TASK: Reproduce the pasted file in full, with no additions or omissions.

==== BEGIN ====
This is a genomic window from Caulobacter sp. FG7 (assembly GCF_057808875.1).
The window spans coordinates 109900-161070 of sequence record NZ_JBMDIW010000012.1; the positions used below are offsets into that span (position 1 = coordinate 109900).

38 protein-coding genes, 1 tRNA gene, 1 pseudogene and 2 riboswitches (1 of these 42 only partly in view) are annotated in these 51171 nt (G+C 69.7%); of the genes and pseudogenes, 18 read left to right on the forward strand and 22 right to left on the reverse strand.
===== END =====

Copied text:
This is a genomic window from Caulobacter sp. FG7 (assembly GCF_057808875.1).
The window spans coordinates 109900-161070 of sequence record NZ_JBMDIW010000012.1; the positions used below are offsets into that span (position 1 = coordinate 109900).

38 protein-coding genes, 1 tRNA gene, 1 pseudogene and 2 riboswitches (1 of these 42 only partly in view) are annotated in these 51171 nt (G+C 69.7%); of the genes and pseudogenes, 18 read left to right on the forward strand and 22 right to left on the reverse strand.